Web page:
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I know majorty of my area in Wisconsin is limited to 6 months for resdenteail permit for commercal it will varies a bit but useally 4 months { I am not kidding they cut it short so keep any screw up to minuim }{ very large projects will allowed max of 12 months otherwise 4 to 6 months is most common }

For general construction IIRC a year. but if you let it expired and you will have to get new permit and you will have to update with new codes when you renew the permit.

In France it is 6 to 9 months depending on the area you are in.

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Old 12-22-2009, 02:56 AM   #9
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Get permits? Permits and fees keep your inspectors at work. Certain amount of cynicism involved in this statement but I give a lot of credit to the team here much as I love hate them at times.

If you are thinking of doing major work and then calling in the inspectors after having done it under cover of darkness? And then striking the permit?

And by the way, are you an electrician that can sign off on the work? I would suggest you talk with one before you get too far into this. In Illinois, you cannot, and should not, just do all the work yourself and then call in those who will have to sign off of on it and the inspectors when it is done. You will be walking into a nightmare.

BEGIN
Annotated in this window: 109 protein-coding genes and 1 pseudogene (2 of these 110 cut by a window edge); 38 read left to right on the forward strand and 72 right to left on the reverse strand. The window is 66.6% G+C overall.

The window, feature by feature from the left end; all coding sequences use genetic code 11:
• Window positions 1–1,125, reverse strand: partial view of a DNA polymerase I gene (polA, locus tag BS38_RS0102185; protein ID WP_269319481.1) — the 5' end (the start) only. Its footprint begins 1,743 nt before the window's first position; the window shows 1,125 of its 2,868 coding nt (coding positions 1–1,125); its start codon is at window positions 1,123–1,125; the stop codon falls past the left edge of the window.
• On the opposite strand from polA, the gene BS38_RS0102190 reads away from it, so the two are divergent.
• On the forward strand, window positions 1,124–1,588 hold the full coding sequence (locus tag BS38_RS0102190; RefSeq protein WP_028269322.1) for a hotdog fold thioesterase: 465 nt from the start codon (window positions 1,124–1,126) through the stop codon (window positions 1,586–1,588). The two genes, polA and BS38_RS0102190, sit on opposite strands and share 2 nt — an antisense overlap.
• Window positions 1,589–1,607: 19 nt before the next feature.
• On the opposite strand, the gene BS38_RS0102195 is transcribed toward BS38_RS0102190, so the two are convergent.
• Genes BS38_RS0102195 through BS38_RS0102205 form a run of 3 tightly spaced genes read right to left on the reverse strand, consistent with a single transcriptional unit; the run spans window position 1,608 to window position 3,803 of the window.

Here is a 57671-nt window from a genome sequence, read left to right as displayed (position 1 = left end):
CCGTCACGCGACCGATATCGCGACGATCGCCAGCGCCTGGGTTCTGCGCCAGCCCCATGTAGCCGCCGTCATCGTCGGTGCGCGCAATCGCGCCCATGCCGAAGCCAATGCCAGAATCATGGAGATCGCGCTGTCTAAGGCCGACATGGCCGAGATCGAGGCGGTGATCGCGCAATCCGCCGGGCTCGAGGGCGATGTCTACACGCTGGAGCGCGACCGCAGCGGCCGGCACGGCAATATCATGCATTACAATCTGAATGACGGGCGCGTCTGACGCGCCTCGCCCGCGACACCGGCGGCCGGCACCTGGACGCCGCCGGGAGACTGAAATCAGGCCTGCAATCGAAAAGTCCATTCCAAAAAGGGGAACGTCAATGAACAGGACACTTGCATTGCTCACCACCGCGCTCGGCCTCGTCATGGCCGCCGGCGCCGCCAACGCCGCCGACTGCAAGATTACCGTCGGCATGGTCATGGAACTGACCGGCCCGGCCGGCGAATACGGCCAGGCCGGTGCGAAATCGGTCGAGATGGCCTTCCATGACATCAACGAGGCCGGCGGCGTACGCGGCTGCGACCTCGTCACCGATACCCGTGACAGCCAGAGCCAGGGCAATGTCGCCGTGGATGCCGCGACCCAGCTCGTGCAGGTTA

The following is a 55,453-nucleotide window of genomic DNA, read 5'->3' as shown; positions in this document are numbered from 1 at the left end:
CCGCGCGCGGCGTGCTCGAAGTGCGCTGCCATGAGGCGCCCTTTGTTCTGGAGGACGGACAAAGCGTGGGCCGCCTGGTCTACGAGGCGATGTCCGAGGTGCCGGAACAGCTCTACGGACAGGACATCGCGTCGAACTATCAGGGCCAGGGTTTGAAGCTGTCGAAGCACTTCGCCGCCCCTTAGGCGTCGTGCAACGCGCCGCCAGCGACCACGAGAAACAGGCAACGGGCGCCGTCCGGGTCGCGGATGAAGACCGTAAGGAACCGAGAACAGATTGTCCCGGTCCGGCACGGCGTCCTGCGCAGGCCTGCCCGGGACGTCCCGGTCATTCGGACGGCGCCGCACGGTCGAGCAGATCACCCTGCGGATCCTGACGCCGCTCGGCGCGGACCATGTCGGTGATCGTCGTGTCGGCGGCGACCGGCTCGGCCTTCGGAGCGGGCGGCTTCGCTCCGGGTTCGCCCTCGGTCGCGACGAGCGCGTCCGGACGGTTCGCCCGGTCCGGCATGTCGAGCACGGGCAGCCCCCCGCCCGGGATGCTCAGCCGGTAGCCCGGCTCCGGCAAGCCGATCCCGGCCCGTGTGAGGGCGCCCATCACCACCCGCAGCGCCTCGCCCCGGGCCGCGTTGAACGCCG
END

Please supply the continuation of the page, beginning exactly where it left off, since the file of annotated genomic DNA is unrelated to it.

The electricians I use on projects know what I can do and what I know better than to try to do on my own. They are so frightfully busy so don't care if I do wire runs, wire up outlets and switches and so forth. Just leave them hanging so they can quick check things if they want. Spending a little money with them early on saves so much aggravation and they have great ideas about better ways to do things. One hopes they are up on the code and since electrical is not my specialty I am not. They are known by the inspectors known to all of us in the business here. The electricians I use, of course, do all the hot connection work for me.

Could I hook wires to the subpanel even when hot? Snap breakers in place? Been bridging fuse boxes with antique, real copper pennies since I was a kid. Just kidding!

It is just not worth doing so myself and messing with the inspection process here anymore. Too costly in time and money. Just for an inspector to stick an outlet tester in a perfectly wired outlet here is up to like $25 each if it has not been signed off on by a real electrician.

Know your limits in this rewiring your house whether actually yours or placed on you.

The inspectors here are actually decent people. Of course they can be a little abrupt and nasty at times. The department is understaffed but they usually get out as quickly as they can to known quantities that have filed permits. They will even let you argue with them about fine points of things. Sneak up on em though? With a DIY wiring project at the very end? They will be checking every outlet and asking you to yank them out of the wall and definitely will be checking for connection flaws.


Last edited by user1007; 12-22-2009 at 03:13 AM.